How To Practice Vulnerability In Relationships

Updated October 6, 2022by BetterHelp Editorial Team

Vulnerability describes the willingness to show one’s feelings and allow their authentic self, including their weaknesses, to be seen by others.This is crucial for emotional intimacy and bonding with other people - especially in romantic relationships. Difficulty with vulnerability is common, even among those who express wanting to build a strong, close partnership. This challenge is a valid one.

In surface-level relationships, this isn’t necessarily a bad thing. You also probably don’t need to post your deepest thoughts and emotions on social media (hey, we’ve all been there!).  However, in a romantic connection, vulnerability is vital for relationship success. Being vulnerable can often involve a sense of uncertainty, risk, and emotional honesty that many of us might be new to. However, even though it may feel uncomfortable, the ability to be vulnerable is actually quite healthy and important! 

Why, though, is vulnerability so imperative, and how can you begin to practice vulnerability in relationships? It is possible to break the walls down.

Why Vulnerability Is Crucial For Relationship Success

You may have some understanding of how vulnerability can help a relationship, but why is it so crucial, and what are the potential advantages of practicing vulnerability in relationships? Understanding the positive results that vulnerability can have could be one of your first steps to being more vulnerable. With that in mind, here are some of the potential positive impacts that vulnerability can have on a romantic relationship:

  • The vulnerability allows you to achieve open communication. Vulnerability often looks like open, honest communication. When you are vulnerable, you’re less likely to withhold information or leave your partner wondering what you feel or think. This is critical for the health of a relationship.
  • Vulnerability makes you less likely to repress emotions and needs. Romantic partners are often part of a person’s support system. Emotional repression or suppression can have negative physical, psychological, and social consequences. For example, it can lead to irritability, trouble sleeping, increased physical stress markers, strained relationships, and feelings of depression. In a relationship, you want to know what’s going on for one another internally, and you want to know how to support each other—the ability to be vulnerable permits this to happen. The ability to express yourself and feel vulnerable can help with noticing and being more in tune with your own energy and that of those around you over time and helps with the process of putting your needs in greater priority.
  • Vulnerability isn’t always about the tough stuff; it can also include positive thoughts, feelings, and desires. For example, maybe you seek additional depth in your relationship or want to be more romantic with each other. You might wish to try new things sexually with your partner, go on more dates, or write love letters. If you fear vulnerability, you might shy away from revealing your desire for these things or telling your partner how you feel. Communicating your affection toward your partner will likely impact you positively. Additionally, when you express desires you might have within a relationship, it can give you clarity, strengthen the relationship, or you might find that you both want certain things. You’ll never know unless you talk about it.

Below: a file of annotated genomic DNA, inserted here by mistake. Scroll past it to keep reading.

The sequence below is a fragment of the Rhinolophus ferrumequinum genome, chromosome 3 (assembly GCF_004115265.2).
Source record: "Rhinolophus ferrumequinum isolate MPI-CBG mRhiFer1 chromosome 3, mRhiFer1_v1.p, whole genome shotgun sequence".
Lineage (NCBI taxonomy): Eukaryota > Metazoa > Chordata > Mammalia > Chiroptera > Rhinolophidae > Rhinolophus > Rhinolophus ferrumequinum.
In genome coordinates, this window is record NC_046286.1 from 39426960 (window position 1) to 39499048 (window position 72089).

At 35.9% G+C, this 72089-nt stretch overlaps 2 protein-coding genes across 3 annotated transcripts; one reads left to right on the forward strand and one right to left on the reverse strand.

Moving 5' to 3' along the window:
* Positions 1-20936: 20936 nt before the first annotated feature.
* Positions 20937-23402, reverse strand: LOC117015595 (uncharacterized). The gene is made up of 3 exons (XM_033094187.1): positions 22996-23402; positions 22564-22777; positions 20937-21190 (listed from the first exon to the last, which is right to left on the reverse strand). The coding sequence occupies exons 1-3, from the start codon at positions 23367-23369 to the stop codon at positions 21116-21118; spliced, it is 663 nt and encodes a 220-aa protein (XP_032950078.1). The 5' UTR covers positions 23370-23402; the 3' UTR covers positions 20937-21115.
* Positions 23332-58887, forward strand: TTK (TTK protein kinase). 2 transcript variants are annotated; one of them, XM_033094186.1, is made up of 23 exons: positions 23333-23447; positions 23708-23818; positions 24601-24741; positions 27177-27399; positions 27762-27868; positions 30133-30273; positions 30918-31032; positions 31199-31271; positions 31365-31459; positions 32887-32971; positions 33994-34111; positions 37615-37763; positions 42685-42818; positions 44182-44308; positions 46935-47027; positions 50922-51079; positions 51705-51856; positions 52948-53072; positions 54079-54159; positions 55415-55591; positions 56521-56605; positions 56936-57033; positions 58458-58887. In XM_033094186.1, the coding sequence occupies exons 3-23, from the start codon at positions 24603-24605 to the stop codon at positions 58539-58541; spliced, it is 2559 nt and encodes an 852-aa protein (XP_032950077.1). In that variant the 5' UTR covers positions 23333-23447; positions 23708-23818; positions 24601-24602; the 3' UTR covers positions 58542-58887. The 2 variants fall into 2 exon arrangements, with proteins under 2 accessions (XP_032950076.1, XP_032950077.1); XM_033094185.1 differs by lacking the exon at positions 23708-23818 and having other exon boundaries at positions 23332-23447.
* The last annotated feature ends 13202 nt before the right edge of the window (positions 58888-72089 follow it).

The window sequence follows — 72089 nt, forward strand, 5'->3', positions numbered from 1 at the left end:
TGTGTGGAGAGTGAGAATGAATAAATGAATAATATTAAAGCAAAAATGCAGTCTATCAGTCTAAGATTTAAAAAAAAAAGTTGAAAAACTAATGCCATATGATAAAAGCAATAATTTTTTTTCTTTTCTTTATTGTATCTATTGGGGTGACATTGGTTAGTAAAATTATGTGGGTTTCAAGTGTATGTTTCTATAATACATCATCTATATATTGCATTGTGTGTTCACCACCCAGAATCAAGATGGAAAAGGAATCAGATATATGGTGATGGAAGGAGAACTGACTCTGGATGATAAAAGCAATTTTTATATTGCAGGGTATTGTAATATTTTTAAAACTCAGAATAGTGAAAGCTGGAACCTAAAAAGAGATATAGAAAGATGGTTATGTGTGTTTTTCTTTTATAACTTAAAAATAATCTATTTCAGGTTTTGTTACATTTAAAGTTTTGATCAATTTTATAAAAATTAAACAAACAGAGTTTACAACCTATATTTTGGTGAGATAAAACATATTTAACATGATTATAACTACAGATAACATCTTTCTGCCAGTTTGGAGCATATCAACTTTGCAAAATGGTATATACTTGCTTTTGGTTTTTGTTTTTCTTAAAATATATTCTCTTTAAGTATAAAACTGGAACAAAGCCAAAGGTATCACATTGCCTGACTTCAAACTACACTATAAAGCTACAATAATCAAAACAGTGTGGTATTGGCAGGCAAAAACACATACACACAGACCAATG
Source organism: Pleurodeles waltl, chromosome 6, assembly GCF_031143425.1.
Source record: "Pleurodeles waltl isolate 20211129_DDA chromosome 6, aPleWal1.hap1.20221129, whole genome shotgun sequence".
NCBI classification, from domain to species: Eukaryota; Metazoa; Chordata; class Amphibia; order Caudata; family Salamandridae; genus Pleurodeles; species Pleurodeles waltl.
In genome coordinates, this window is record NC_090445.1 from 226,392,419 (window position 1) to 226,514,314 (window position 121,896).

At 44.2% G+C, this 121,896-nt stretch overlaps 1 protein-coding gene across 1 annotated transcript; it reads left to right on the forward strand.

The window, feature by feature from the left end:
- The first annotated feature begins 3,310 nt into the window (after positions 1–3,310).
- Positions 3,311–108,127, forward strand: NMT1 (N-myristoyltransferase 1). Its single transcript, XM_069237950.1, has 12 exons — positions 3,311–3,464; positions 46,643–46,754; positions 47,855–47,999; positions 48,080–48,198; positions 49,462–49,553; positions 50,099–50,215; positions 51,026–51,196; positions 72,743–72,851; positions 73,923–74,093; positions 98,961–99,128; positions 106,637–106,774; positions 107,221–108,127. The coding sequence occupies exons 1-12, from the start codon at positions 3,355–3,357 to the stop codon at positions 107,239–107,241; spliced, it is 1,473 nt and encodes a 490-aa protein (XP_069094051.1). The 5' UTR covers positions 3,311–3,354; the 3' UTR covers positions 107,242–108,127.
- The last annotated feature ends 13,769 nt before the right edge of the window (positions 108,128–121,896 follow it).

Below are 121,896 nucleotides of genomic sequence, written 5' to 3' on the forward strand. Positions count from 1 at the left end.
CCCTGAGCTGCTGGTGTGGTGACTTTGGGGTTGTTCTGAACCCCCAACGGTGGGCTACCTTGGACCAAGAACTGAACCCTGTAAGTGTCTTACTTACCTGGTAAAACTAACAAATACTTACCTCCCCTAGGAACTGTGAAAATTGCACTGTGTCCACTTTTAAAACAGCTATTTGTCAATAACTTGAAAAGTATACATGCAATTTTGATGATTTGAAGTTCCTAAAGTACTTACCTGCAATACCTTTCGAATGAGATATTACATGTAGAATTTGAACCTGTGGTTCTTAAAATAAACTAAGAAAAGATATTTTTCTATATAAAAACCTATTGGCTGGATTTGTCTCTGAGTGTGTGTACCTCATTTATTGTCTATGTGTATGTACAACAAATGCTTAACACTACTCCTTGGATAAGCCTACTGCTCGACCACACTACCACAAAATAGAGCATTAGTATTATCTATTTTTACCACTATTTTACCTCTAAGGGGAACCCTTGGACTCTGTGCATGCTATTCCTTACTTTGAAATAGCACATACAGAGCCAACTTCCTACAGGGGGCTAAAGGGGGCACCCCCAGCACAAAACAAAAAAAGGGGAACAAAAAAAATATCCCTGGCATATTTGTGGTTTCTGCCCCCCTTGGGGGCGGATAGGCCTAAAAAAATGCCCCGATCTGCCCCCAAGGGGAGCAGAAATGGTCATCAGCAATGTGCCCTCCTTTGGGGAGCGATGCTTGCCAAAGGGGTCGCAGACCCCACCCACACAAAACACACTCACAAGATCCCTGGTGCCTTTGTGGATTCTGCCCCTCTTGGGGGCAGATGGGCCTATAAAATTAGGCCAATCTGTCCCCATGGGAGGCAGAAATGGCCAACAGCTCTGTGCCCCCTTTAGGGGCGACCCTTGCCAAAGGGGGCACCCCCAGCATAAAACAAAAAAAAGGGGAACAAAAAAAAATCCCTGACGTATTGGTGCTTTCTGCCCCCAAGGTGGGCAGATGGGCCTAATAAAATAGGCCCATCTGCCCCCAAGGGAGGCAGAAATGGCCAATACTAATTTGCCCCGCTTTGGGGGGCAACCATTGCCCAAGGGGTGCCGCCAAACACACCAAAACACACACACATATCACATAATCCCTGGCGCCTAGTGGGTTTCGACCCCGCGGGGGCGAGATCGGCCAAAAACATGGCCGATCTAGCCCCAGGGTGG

• The vulnerability allows you and your partner to understand each other more. If you aren’t vulnerable in your relationship, there are some things that you may never know about each other. These are examples of how working toward vulnerability can help your relationship succeed.
  • Vulnerability can provide a sense of security. Sometimes, difficulty with vulnerability can correlate with insecure attachment. Attachment theory in psychology relates to the way you form attachments to other people, and it is often referenced in the context of romantic partnerships. Secure attachment within this theory tends to be the goal, and that might look like consistency (IE, consistent affection and knowing where you stand), trust, autonomy, and deeper feelings of intimacy. When you’re able to be vulnerable, your relationship may start to feel more secure because you will be more open with each other. If you acknowledge that you, for example, have an avoidant attachment style, vulnerability might be something you identify as an area you wish to work on.

Brené Brown, social work expert, research professor, and author of the book Daring Greatly states that, “When we shut ourselves off from vulnerability, we distance ourselves from the experiences that bring purpose and meaning to our lives.” Her book and her podcast focus on how vulnerability is in invaluable tool to living a happy, meaningful, healthy, genuine life with happy, meaningful, healthy, and genuine relationships. Brené Brown provides insight into research on vulnerability and urges us to get out of our comfort zone and get comfortable with being uncomfortable, be present in our body, environment, and daily life, and to not be afraid of being vulnerable and authentic in a world that often tries to shame the idea of emotional vulnerability and openness. She drives home that emotional exposure with loved ones is absolutely critical to the success of our relationships, be they with our children, our friends, our family, or ourselves. Brené Brown also has hosted multiple TED Talks, has written several books on the topic aside from Daring Greatly, and hosts a podcast called “Unlocking Us.”

Perhaps you want to achieve greater vulnerability but don’t know where to start. Below, we’ll cover some steps you can take that may be beneficial. Finding real and true worth and belonging in relationships often requires self-disclosure, self-expression, self-exploration, self-discovery, self-awareness, self-knowledge, and self-acceptance. Everyone has struggles or has experienced rejection or insecurity, and no one gets through life without it. 

How To Be More Vulnerable In Your Relationships